Biologists in New Mexico have sounded the alarm after thousands of song birds were found dead in recent days.
New Mexico State University Professor Martha Desmond told local media that the reason for the mass die off is a mystery but could be tied to smoke from wildfires, or the recent cold weather.
The number of birds that have died may now be in the "millions", she said.
Scientists have reported North American bird populations have declined massively in recent years.
State biologists have asked people to report sightings of dead birds for further research to be conducted.
Some birds - including migratory warblers, swallows and bluebirds - were seen acting strangely before their deaths, according to witnesses.
"It's devastating. I don't think I've ever seen anything this horrible in my life," Prof Desmond, who works for the university's department of fish, wildlife, and conservation ecology, told KRQE-TV.
"When you're there, you know, picking them up off the ground and seeing the extent of it and then looking at all these carcasses come in," she continued.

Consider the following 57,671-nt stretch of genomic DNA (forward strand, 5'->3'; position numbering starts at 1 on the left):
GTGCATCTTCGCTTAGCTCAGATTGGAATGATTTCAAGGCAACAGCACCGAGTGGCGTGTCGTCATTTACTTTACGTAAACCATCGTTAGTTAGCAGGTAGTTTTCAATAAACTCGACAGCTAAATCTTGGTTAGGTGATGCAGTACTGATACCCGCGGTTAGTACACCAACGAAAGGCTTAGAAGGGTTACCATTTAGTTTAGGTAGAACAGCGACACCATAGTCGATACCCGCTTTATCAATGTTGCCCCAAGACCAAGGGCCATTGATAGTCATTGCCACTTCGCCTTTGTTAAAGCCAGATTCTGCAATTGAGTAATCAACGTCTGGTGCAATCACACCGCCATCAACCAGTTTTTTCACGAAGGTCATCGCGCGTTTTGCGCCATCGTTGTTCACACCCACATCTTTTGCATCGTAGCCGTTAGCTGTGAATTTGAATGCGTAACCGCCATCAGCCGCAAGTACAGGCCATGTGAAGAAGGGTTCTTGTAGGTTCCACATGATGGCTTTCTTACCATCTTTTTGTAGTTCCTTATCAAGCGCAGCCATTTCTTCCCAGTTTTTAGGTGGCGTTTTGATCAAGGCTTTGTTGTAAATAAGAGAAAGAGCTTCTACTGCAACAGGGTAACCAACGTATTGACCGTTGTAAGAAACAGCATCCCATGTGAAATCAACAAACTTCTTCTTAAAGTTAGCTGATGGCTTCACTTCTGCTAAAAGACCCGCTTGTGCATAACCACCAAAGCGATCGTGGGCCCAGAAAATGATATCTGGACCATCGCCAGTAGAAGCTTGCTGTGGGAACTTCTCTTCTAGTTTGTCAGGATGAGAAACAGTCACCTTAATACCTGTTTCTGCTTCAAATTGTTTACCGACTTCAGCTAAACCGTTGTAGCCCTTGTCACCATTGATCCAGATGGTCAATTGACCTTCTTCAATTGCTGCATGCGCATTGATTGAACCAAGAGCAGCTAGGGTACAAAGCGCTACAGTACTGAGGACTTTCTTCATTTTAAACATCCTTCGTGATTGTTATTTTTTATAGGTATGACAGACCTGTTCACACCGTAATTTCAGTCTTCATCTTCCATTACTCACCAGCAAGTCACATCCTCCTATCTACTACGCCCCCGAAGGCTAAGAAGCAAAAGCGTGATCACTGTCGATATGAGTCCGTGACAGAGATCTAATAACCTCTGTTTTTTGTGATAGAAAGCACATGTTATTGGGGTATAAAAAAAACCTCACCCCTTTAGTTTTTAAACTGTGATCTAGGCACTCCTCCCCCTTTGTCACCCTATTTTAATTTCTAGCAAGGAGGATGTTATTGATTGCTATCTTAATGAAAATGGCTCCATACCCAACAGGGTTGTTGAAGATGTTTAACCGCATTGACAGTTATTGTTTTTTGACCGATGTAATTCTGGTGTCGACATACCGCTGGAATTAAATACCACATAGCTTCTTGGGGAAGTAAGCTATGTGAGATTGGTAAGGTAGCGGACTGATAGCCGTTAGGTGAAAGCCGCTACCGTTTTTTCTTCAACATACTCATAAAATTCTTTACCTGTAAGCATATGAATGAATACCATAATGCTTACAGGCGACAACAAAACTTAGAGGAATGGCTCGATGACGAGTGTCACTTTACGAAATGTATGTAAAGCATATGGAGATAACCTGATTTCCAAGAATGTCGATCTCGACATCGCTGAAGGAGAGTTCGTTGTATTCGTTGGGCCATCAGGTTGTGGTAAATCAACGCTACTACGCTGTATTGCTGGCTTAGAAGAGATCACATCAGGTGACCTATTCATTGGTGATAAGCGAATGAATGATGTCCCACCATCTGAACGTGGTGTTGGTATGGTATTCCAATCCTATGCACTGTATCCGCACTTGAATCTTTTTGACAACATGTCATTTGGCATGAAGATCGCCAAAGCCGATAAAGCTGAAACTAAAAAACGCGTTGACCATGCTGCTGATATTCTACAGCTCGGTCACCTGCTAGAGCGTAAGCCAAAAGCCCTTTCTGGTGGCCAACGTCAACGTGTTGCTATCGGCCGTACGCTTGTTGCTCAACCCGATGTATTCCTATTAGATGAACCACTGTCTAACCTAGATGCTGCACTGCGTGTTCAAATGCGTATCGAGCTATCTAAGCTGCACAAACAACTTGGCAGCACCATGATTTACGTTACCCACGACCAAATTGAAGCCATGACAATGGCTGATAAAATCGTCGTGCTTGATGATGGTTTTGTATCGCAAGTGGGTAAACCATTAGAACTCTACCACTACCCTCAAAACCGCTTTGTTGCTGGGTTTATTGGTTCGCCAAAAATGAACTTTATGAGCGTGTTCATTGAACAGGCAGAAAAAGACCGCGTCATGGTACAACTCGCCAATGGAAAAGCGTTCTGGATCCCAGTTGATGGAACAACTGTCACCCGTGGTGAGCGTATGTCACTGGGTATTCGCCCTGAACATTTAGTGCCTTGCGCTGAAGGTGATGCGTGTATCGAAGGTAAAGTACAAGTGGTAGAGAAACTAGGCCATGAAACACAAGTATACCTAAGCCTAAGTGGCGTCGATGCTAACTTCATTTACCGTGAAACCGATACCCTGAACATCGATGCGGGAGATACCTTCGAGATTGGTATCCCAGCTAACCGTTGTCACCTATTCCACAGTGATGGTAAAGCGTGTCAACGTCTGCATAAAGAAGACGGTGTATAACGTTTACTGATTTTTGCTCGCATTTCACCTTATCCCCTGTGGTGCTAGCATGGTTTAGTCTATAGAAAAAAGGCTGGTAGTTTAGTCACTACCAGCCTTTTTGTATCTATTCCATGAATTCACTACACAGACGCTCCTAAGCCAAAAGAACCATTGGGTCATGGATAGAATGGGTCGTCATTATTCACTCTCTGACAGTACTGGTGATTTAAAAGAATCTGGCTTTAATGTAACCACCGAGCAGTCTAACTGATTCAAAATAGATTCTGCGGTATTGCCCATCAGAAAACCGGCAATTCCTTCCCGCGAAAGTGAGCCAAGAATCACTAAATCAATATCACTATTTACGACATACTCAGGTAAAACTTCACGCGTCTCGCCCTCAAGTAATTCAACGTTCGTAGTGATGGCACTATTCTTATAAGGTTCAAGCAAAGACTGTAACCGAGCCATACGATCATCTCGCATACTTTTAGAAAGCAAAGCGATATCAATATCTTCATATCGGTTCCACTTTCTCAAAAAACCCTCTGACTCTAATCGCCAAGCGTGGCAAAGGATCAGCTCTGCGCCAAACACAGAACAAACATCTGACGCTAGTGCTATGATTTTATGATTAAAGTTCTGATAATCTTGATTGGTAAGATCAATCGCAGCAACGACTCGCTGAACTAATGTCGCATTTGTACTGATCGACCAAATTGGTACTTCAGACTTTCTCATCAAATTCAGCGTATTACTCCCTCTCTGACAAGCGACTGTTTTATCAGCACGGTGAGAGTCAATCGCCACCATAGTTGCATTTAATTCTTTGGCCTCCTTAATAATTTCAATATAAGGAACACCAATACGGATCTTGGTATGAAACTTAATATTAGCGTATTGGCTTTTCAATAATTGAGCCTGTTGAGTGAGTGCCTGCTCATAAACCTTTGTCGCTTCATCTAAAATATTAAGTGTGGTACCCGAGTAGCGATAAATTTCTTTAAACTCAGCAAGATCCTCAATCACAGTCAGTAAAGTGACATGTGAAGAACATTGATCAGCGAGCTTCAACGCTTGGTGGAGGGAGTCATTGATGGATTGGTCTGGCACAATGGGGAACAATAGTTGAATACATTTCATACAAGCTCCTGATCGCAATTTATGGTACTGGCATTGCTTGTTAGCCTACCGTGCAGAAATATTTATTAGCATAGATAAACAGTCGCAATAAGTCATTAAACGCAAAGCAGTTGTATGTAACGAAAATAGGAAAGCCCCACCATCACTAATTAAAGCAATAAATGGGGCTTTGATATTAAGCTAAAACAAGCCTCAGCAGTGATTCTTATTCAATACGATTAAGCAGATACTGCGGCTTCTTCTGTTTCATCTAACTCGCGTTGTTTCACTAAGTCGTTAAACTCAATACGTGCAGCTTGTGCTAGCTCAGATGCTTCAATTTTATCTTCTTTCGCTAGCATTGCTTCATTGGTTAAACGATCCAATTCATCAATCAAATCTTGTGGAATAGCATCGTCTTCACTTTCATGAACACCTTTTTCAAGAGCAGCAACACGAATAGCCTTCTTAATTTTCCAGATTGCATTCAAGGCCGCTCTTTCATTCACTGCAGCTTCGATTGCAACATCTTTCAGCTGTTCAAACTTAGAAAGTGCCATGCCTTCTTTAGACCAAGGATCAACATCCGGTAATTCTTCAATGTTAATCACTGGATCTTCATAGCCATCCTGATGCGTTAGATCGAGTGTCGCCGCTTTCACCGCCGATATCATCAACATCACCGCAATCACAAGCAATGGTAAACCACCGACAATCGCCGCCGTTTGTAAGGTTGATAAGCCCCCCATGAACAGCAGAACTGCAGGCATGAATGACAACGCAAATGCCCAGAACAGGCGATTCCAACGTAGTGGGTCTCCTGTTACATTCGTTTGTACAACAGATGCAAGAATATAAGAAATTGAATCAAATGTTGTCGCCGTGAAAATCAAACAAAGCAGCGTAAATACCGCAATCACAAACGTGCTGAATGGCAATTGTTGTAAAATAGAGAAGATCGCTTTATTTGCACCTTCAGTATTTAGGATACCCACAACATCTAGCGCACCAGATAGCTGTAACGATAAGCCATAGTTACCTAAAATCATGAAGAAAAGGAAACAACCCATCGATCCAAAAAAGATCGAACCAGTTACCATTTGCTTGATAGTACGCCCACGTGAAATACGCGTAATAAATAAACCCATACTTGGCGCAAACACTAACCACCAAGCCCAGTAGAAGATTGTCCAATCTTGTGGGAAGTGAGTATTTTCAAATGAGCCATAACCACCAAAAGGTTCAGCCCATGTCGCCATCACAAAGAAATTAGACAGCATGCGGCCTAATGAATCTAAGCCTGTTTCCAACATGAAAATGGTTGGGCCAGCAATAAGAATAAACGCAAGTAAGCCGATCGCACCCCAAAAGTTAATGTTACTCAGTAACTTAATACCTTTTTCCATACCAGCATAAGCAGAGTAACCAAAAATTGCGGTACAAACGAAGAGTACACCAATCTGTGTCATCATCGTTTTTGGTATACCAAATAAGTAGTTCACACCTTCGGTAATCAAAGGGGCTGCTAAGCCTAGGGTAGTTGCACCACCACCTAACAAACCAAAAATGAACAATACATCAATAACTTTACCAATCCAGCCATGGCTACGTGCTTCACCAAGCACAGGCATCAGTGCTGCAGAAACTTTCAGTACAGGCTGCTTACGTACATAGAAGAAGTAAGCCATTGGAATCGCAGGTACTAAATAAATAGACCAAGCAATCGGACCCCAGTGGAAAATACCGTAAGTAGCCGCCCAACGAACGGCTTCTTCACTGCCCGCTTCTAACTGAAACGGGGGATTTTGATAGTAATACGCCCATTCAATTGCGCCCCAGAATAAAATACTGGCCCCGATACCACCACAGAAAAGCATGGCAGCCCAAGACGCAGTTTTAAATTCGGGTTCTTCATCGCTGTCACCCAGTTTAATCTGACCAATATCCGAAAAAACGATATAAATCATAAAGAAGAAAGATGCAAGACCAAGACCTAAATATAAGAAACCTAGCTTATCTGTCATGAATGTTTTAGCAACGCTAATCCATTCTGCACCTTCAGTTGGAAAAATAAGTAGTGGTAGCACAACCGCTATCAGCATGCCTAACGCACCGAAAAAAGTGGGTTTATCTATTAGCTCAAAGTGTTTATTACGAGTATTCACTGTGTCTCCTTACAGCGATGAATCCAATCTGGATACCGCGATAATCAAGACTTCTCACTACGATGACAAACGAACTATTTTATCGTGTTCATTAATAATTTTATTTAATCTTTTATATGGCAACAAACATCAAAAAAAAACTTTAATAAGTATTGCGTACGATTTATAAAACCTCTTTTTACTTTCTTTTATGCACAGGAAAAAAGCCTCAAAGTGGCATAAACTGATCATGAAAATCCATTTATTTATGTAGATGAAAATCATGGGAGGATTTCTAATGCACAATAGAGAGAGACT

Neighbouring south-west states such as Colorado, Arizona, and Texas have also reported increased numbers of bird deaths.
Smoke from wildfires is thought to have affected the birds lungs, or forced them to change migratory routes. Recent snows in Colorado could also be a culprit, Prof Desmond said, adding that more will not be known until the animals carcasses can be studied.
Meanwhile, the US Forest Service in the Santa Fe National Forest have appealed for public help. In a tweet on Friday, the agency wrote that "unexplained songbird mortality has wildlife biologists in NM very concerned," and asked people to collect data from birds that they find.